December 24, 2023This morning, I read a New York Times article about the latest unrest in Iran which began with a fish market stall owner 70 years of age. He’s affectionately nicknamed “Booghy”. The derivation of the nickname comes from times when Mr. Bana Motejaded walked amongst stadium fans with a megaphone to get them energized. Though “Booghy” is no stranger to inspiring crowds, and whether-or not it was his intention, he has ignited a wave of music, singing and dancing across the country. Waving his arms and gyrating his hips outside his fish market has become a country-wide rallying cry for freedom and happiness.
Men, and women of all ages, clap and chant in rhythmic chorus set to an upbeat folk song. Wherever people congregate, in stadiums, restaurants, malls, and parties you can hear them singing, “oh, oh, oh”, to the folk song. It inspired a group of men to choreograph and perform a hip hop dance in a park.
In a country ruled by strict authoritarianism and religious zealots who forbid showing joy, happiness, or co-mingling of women and men, this is unprecedented.
Fearing retribution, people have spoken out anonymously claiming that arrests and crackdowns were for no other reason than people expressing joy and happiness. Angry social media posts accused the government of being at war with happiness.
While the culture is not a stranger to singing and dancing, it is prohibited in public, and especially between men and women. As one might expect, the wave has aroused the ire of the government, ultimately finding many people arrested and jailed. “Booghy’s” Instagram account of 128,000 was shut down. Mounting pressure found the government having to reinstate his account which now has almost 1M followers. Many people are referring to him as a national hero.
Would you have thought it possible that one person, 70 years of age, with a simple song and dance, could ignite a country-wide movement across all age groups?
“Booghy” has claimed that his reason for dancing is to make people happy, and happiness changes people’s moods.
This story inspired me to write this post. At this time of year, when many people are stressed, overwhelmed, and stretched with holiday preparations for what is touted as the joy of the season, we tend to forget the basics that bring us joy and happiness. I began thinking about what has brought me joy and happiness during the past year. New friendships, opportunities, experiences, adventures, accomplishments. Being open contributes to continued growth, to feeling vibrant, to being active, interested and interesting.
Outside of this holiday season,
· What is your idea of joy and happiness?
· Do you find joy in simple pleasures?
· Have you explored, or are you willing to explore, new opportunities, experiences, adventures, friendships?
· Are you willing to step out of your comfort zone?
· Would you defy what is expected in order to express what brings you joy or happiness?
Singing, music, dancing, rhythmically moving our bodies, are simple pleasures that bring joy and happiness. Pleasures that can be shared with family, friends and strangers.
It reminds me of my own joy of dancing. Every nursing home I’ve ever worked in I’d find myself dancing to the music that was playing or practicing some dance move or routine (when I was performing or competing) while waiting at the elevator. It never failed but to ignite joy from whoever was in view or happened to pass by. It was infectious. They began to move and sway to their own beat.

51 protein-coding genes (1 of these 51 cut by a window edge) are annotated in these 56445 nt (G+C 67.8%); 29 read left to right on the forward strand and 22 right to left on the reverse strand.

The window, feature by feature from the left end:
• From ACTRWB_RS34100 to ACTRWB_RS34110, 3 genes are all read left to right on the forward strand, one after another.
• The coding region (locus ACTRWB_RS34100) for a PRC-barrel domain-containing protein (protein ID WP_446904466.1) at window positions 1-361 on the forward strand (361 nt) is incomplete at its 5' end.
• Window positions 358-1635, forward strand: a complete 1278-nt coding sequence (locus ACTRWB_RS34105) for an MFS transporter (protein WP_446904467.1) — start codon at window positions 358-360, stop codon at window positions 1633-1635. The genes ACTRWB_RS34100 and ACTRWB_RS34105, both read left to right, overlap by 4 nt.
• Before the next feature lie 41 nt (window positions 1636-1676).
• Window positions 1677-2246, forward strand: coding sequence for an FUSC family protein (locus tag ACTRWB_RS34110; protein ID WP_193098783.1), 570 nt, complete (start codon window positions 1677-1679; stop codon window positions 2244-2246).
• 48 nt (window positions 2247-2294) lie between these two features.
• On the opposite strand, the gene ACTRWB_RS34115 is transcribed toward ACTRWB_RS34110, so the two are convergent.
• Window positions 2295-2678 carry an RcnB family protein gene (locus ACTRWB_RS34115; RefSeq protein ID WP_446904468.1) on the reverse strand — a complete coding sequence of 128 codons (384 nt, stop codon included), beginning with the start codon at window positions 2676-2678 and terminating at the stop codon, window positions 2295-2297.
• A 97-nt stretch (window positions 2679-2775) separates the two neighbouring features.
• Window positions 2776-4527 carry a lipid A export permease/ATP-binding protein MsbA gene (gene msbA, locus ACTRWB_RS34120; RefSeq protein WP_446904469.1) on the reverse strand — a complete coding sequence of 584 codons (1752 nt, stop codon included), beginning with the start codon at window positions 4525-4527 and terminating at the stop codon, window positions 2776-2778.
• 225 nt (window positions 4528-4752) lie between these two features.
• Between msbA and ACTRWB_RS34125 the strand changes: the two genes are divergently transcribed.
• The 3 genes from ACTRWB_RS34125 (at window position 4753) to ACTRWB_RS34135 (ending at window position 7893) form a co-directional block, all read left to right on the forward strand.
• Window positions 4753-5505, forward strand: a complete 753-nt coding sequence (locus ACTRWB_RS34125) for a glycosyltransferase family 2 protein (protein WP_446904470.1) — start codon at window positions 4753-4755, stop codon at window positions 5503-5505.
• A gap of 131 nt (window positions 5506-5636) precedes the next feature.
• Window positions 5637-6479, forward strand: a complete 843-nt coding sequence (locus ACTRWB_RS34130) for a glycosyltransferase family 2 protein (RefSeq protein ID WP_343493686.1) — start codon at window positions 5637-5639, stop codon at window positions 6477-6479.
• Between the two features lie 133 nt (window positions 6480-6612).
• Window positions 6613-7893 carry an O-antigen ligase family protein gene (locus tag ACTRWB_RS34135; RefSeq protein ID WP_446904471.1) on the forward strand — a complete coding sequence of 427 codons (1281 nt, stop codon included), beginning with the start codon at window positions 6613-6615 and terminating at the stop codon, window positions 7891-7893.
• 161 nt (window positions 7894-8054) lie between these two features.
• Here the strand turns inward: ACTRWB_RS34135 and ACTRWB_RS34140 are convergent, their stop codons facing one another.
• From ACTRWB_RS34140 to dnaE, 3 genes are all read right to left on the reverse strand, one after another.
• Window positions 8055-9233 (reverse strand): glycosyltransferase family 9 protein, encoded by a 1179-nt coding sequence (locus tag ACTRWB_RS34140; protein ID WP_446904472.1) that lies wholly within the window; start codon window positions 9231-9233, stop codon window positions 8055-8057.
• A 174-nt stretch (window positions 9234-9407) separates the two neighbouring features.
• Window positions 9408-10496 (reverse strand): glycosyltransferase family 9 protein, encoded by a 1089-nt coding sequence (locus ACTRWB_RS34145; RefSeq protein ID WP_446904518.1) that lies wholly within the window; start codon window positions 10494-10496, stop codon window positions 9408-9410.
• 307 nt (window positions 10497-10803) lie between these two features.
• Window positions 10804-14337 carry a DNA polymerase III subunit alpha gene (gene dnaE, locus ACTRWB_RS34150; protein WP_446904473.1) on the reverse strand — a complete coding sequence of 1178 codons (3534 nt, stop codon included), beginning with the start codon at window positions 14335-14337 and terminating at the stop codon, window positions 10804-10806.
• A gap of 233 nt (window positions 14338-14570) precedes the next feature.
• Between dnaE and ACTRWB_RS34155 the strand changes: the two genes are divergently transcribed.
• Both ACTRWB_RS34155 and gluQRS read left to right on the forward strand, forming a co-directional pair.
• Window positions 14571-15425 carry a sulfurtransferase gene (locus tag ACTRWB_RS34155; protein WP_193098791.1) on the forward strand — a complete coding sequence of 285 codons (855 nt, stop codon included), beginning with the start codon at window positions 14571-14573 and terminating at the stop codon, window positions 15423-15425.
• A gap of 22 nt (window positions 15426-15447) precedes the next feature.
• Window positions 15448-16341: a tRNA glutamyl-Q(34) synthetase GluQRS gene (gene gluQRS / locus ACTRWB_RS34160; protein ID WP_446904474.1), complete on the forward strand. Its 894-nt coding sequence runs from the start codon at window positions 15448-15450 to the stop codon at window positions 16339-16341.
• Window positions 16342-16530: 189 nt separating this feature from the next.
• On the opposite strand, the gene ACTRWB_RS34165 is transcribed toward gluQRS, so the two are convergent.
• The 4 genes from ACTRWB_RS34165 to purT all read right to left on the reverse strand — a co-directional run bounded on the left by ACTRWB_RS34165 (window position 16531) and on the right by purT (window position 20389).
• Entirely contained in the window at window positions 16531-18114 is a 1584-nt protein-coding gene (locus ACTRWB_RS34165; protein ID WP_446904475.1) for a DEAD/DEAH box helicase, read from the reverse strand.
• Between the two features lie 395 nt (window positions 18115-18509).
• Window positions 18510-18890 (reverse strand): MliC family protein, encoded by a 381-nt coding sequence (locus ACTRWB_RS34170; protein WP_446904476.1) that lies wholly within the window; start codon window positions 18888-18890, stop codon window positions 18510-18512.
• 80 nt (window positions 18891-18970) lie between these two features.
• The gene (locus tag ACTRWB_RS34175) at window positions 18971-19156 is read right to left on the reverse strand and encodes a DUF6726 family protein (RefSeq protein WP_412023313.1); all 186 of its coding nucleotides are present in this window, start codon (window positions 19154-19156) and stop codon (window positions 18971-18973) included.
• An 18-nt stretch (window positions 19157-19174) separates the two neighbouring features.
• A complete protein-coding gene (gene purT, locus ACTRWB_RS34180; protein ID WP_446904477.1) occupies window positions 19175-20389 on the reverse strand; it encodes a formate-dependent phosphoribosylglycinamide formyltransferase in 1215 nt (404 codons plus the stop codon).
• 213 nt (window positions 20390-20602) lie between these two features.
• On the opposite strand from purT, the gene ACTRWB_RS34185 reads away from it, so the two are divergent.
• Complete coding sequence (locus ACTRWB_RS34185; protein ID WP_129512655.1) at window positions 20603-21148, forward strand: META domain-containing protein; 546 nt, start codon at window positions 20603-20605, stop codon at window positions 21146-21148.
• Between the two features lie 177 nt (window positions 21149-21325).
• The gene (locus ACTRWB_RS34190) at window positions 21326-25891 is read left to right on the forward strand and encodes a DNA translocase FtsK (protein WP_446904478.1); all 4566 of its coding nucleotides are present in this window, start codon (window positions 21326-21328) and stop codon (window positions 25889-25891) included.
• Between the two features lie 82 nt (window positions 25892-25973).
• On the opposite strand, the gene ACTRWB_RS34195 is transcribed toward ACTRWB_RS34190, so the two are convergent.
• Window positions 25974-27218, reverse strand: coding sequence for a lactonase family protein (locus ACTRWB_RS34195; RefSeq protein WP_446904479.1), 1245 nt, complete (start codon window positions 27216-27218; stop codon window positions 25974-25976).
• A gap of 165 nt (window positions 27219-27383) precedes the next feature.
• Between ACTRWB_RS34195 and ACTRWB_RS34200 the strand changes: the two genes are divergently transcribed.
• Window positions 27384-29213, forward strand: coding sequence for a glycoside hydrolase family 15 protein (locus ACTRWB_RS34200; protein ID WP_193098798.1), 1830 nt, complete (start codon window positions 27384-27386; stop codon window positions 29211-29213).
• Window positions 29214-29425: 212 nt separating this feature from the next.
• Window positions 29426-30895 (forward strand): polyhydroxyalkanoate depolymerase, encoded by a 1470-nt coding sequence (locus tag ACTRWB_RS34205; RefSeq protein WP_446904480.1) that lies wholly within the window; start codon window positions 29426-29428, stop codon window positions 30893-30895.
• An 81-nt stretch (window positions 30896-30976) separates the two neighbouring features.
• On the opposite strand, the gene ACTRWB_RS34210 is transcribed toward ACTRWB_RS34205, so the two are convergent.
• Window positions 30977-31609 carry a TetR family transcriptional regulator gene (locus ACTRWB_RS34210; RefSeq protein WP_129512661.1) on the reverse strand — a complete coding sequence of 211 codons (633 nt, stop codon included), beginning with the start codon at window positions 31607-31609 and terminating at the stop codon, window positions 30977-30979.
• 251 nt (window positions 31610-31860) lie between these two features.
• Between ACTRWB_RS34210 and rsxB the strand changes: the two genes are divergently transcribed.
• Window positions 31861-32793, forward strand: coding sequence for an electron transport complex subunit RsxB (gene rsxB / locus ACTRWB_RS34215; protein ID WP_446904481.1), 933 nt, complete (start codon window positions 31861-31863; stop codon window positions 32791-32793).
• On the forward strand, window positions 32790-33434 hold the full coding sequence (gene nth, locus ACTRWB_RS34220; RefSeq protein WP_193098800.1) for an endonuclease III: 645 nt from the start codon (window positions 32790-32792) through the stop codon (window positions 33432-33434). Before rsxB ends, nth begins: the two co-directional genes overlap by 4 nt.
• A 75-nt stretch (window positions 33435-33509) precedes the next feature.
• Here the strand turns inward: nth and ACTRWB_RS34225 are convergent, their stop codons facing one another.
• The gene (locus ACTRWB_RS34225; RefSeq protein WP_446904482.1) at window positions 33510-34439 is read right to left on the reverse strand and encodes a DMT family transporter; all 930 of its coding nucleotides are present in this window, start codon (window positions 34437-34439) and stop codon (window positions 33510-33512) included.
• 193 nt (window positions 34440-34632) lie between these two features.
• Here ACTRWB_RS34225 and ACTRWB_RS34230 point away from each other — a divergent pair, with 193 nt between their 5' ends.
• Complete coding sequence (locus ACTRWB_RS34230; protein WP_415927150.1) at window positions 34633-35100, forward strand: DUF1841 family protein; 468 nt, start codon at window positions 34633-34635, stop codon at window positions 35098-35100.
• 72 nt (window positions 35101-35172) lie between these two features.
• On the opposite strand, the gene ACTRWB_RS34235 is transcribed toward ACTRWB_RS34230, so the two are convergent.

Joy and happiness are essential to our wellbeing. The benefit of feeling more joy is that it promotes a positive attitude and a healthier lifestyle. It boosts the immune system, fights stress and pain, and supports longevity.
However, it is not in the pursing joy and happiness that brings it. The goal is to find out what brings the joy and happiness. What “Booghy” did was spontaneous. It was music, singing and dancing that brought him joy which became an outward expression that was infectious.
Like a smile, seeing people joyful and happy encourages others to join in. It promotes more positivity and it’s akin to the ripple effect of throwing a stone in a pond.
Think of times you’ve been engrossed in an activity. You may be in what is often referred to as the zone. You aren’t necessarily thinking about whether you feel joyful or happy because you are immersed in the activity, you’re too busy concentrating on what you are doing. It is in retrospect that you reflect on these experiences with feelings of positivity and describe the experience as being joyful or bringing you happiness.
The psychologists Ken Sheldon and Sonja Lyubomirsky discovered that in order to find happiness you need to change your actions, not your circumstances. If you’re too focused on happiness in and of itself, the end-result may be that you chase it away.
In the 2012 book Obliquity, Why Our Goals Are Best Achieved Indirectly, John Kay posits that it is only through indirect pursuits that we can find the best things in life. He believes this is also true for happiness. In order to experience the true meaning of joy you need to find or become engrossed in the projects and relationships from which joy and happiness are byproducts.
According to the great philosopher John Stuart Mill, “Those only are happy who have their minds fixed on some object other than their own happiness.
”Our present times are full of division and strife.
· What can each of us do to change our mood into one of positivity and the mood of someone else?
· What can we do to bring joy and happiness to those in our family, in our workplace, in our community?
My wish is that your holiday dream be the dance that brings you a positivity, health, joy, and happiness.